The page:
Deen Mohammad Dinu, an agronomist and deputy director of the public relations department at Bangladesh Agricultural University (BAU), has worked on crocodile farming and its export potential. According to him, crocodile farming has potential and can be a very profitable sector as there is demand for it abroad. Many of the graduates from BAU have already set up crocodile farms in the country and are earning foreign currency.

According to Dr. SMA Rashid, the crocodile farm project adviser at Reptiles Farm that patronage is required. When the sector began emerging, the government had little idea about this and there was no policy devised to provide support. Currently, there are policies in place but due to the time-consuming nature of the sector, entrepreneurs need to be encouraged into a long term commitment in order to ensure the profitability and sustainability of the sector.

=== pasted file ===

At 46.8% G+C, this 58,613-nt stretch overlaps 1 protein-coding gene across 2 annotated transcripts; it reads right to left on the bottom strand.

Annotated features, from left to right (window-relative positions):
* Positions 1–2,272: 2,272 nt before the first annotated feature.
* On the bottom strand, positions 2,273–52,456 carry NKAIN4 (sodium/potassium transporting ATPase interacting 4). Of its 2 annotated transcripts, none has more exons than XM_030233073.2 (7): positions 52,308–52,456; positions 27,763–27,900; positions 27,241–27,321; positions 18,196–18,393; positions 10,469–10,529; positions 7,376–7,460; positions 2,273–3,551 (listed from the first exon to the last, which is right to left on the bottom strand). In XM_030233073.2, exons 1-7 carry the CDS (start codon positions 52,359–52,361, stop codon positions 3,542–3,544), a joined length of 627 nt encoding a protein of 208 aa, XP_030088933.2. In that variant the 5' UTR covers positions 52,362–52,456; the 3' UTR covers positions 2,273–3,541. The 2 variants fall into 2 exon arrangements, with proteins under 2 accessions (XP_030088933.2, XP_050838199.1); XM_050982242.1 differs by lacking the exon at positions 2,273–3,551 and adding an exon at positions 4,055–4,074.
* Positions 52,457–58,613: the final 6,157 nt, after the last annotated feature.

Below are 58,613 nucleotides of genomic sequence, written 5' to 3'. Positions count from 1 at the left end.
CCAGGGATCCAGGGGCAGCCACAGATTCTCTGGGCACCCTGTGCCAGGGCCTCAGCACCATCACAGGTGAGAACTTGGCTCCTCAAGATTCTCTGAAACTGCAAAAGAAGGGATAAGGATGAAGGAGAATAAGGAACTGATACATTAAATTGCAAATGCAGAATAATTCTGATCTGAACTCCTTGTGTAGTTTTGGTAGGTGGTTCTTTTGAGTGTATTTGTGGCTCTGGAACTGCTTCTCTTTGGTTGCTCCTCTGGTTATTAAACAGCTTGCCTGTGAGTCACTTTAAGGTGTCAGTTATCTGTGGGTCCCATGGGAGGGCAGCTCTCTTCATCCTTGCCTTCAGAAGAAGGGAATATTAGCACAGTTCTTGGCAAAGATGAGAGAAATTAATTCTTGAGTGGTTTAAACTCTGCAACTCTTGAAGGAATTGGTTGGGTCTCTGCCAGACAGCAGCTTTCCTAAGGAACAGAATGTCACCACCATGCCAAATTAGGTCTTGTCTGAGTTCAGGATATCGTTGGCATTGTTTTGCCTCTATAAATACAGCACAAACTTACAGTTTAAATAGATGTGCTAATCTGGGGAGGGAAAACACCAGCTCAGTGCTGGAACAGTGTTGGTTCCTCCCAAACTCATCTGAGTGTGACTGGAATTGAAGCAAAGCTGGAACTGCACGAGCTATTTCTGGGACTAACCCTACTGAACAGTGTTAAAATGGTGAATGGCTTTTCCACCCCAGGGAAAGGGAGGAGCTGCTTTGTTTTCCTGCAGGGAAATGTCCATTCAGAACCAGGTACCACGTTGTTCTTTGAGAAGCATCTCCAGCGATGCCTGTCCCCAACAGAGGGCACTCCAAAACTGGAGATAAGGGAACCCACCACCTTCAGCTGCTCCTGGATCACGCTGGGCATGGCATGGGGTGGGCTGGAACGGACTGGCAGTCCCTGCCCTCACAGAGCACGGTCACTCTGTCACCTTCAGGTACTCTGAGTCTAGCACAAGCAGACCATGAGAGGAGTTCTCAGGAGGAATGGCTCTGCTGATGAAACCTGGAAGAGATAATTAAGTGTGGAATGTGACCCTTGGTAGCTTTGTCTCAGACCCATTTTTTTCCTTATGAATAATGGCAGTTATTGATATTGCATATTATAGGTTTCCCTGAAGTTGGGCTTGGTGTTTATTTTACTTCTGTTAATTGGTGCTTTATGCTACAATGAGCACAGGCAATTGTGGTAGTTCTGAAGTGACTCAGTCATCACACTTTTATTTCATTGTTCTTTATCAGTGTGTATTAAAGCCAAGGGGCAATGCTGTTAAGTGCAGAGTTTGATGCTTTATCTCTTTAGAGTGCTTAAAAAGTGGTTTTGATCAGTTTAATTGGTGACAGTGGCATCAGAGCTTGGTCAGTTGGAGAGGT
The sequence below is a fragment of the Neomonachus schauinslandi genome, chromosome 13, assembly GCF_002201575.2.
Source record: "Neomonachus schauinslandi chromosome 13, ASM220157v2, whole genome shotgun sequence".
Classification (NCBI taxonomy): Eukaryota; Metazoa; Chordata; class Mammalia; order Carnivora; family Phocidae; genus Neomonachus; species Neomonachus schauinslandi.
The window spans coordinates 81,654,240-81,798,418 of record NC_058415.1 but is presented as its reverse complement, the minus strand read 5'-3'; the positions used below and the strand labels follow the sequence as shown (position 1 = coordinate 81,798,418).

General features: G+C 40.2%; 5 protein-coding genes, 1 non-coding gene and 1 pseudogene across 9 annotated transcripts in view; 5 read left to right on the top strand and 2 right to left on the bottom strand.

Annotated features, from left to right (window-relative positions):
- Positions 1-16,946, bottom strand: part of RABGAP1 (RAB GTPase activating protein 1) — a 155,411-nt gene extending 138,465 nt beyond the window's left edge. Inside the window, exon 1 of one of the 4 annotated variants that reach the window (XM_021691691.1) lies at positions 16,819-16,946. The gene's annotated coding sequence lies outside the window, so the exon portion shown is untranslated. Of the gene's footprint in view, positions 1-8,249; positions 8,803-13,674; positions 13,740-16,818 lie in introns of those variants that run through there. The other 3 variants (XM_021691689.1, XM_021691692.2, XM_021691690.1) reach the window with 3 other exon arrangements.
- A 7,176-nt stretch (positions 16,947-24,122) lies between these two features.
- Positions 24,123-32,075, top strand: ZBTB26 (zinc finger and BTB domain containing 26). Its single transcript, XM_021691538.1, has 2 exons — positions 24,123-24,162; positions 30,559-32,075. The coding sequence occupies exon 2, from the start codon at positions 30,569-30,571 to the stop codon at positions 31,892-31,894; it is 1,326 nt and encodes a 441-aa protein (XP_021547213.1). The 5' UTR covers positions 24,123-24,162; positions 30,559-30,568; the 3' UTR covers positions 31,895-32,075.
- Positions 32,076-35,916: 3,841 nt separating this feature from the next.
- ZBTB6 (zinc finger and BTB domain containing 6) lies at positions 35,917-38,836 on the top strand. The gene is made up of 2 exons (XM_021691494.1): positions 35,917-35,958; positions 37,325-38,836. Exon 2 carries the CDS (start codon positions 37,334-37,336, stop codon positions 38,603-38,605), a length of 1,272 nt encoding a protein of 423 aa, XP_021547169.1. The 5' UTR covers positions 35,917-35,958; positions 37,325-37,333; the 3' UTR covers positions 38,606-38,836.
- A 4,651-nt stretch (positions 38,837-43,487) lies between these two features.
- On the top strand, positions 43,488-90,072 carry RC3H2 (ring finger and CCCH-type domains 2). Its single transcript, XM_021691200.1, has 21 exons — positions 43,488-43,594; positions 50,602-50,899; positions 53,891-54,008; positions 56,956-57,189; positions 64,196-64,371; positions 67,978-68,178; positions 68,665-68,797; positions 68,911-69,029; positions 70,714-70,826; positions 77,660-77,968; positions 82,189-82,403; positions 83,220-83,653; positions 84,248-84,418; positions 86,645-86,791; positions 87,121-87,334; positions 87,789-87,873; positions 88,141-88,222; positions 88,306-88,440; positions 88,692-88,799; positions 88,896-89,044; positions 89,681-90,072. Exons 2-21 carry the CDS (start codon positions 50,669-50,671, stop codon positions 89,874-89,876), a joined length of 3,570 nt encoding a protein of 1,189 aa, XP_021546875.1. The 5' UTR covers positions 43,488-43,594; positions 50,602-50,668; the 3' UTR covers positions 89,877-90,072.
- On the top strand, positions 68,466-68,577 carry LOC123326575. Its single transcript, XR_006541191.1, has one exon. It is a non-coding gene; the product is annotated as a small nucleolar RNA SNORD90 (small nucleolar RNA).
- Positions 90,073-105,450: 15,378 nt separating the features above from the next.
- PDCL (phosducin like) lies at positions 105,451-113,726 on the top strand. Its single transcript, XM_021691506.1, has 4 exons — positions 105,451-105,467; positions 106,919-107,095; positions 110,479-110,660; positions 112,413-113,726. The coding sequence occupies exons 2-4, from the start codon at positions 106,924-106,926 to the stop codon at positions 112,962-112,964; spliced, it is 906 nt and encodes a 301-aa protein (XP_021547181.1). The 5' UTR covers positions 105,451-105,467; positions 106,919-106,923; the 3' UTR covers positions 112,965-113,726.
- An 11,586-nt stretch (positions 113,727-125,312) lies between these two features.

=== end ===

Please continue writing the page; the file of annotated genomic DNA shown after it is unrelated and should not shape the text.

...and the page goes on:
A crocodile lays eggs and lives between 80 to 100 years. Therefore, several generations have the ability to maintain the business. Trained manpower is an essential given that it is an expensive endeavor. The government must also come forward to make this potential sector flourish.

According to Monirul Khan, a professor in the Department of Zoology at Jahangirnagar University, this is a very lucrative business and fully export-oriented. The supply is less than the demand for crocodile hide and meat on the international market. The climate of our country is conducive to crocodile rearing. They have fewer diseases, too. They can be reared for a long time with little food. Since the wages of the workers in the country are low, the weather is favorable and it has demand on the international market, the sector can bring in foreign currency if the government offers strong support.

If provisions for low-interest loans are made, it will encourage people to participate in the sector. Subsequently, it will also create new areas for business and opportunities for employment will also increase. Crocodile farming has commercial opportunities, at the same time cultivation of such crocodile farms will allow for creation and conservation of natural habitats which will benefit the environment.